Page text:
Including photos in learning materials is the first step towards offering students a more visual learning experience. I won’t go into why there should be more visual elements in school instruction, nor into the many options teachers have to organize learning materials in a visual manner. I already did that here and here.
The focus of this blog will be the photos.
While including photos in learning materials is a noble idea, including stolen photos in them is not. If you just copy and paste any photo you find on the web into your lesson, you might be a thief.
You might be using that photo to instill knowledge into the brains of your students — which is great — but you might be a thief nonetheless.
Don’t be a thief
There are rules to abide by, even on the internet. Retaining and protecting the rights of content owners is not only necessary for keeping the internet a safe and vibrant place for original content creation, but also for teaching students the importance of attribution. Plagiarism can be avoided.
In order to do that, you first need to know what qualifies as copyrighted material and what does not, and to understand the principle of fair use. I highly recommend reading What every teacher must know about copyright for online lessons, which explains both of the above subjects and presents the Creative Commons types of copyright licenses.
And now let’s move on to that part of the internet that is indeed free.
8 Free photo sources teachers can use
Browse one or browse them all, you can be sure the photos you’ll find in these sources won’t be a subject of copyright infringement. So here are ten options for teachers who want to include photos in learning materials but don’t want to be internet thieves:
Quite a lot of Google Images are under copyright licenses. To find just the ones that can be used and altered for free, you must click a few times. Go to Google Images and type in your keyword in order to get some results. Then, go to the Settings button in the menu bar and select Advanced Search. Scroll all the way down to the last option, usage rights, which has the default of “not filtered by license”. Select “Free to use, share and modify, even commercially”, and finally click on the blue Advanced Search button. Ta daa! The new results are all free to use. Keep in mind that some topics might not return too many satisfying results.
Pics4Learning is a curated image library that is safe and free for education. Teachers and students can use the copyright-friendly photos and illustrations for classroom projects, web sites, videos, portfolios, or any other projects in an educational setting. You can browse photos in their already defined categories and you can contribute to its growth.
This site offers more than 700,000 free images, illustrations, vector graphics, and even videos. You can browse them by category, or use their complex search tool. You’ll find thousands of photos to include in your lessons, whether you teach Biology, Chemistry, History, Geography, Foreign Languages or any other subject.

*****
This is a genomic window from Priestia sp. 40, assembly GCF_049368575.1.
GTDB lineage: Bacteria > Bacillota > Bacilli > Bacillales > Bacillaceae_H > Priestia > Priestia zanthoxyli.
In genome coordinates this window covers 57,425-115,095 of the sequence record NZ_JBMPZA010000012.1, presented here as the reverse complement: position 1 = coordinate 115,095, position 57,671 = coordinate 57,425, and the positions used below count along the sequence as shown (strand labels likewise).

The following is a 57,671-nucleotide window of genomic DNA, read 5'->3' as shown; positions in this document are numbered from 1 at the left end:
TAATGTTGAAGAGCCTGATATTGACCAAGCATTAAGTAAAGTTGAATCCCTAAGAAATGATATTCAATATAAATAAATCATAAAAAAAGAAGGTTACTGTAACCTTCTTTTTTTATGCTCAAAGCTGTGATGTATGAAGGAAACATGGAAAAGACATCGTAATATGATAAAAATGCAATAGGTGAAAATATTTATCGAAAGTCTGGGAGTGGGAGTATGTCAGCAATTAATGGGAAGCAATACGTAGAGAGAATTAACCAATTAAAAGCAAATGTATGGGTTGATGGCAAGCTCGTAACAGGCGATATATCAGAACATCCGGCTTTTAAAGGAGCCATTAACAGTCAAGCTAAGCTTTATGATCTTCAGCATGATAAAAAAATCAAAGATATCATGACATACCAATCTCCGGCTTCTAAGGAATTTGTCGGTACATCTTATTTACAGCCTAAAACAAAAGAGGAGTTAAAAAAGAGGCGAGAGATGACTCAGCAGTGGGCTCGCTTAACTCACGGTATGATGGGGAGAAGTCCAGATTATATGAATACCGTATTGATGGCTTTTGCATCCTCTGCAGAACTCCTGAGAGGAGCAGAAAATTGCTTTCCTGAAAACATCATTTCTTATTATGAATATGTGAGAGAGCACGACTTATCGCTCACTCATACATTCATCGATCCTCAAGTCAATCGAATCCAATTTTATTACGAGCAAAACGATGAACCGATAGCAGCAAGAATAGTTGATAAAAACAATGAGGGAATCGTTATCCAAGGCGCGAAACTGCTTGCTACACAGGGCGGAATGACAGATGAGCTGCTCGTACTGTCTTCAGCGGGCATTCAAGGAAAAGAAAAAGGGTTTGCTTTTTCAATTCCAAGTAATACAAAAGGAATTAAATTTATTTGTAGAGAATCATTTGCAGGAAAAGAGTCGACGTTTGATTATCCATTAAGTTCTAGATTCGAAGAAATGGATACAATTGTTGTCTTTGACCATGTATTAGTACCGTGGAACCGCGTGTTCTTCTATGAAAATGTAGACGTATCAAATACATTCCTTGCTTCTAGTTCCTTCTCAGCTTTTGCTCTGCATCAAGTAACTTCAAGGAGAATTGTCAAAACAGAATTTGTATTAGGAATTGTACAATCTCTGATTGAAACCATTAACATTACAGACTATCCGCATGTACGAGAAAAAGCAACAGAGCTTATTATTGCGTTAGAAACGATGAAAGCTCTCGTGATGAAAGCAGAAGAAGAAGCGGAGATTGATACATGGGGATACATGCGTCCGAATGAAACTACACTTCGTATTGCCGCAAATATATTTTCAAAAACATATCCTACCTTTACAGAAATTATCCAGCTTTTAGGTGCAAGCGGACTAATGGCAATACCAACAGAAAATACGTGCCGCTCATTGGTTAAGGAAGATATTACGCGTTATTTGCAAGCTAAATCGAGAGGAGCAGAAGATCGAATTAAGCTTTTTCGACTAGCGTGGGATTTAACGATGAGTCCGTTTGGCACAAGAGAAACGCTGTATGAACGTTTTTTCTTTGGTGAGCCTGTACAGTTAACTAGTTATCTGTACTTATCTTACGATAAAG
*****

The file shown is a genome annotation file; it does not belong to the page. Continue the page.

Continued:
While the search function here is way simpler than that of Pixabay, you can still find what you’re looking for. Their collections are perfect if you need more than one picture on the same subject, or that are related. This site already has a big library of photos, and they add 10 more every 10 days. Just like Pics4Learning, you can upload your own photos if you want to share them with like-minded teachers.
This site also offers a premium membership and it makes this clearly known. But the pictures without copyright licences are still free of charge and free to use. If you’re already looking for pictures related to the Holiday Season, this site won’t disappoint you. The best part about Picjumbo is that it’s updated daily.
This site is actually an aggregator, meaning that it curates images from other sites like Unsplash or Pixabay, to name just a few. It has a huge library, it’s easy to search, and it’s updated daily. What more can one ask? It’s one of my personal favorites, because it gathers in just one place photos from more sources, thus saving time.
This one is like a community for graphic designers. It mostly offers vectors and Photoshop files, so you might need some technical instructional design knowledge to use them, but there are also plenty of photos for free use. Considering that Thanksgiving is just around the corner, you can create wonderful learning materials with the visuals from this site.
There are over 100,000 free images and videos on this site, with 20,000 of those exclusive to them. New images and videos are added to their library daily and you’ll find A LOT of pictures of people, which tend to be rare on free stock photo sites. All images are free to use without attribution. As an added bonus, you can also take each image or video and edit it on their graphic design tool!
Over to you
What other resources do you use when looking for free photos to add to your learning materials? Which one do you find most useful? Do share them in the comments section.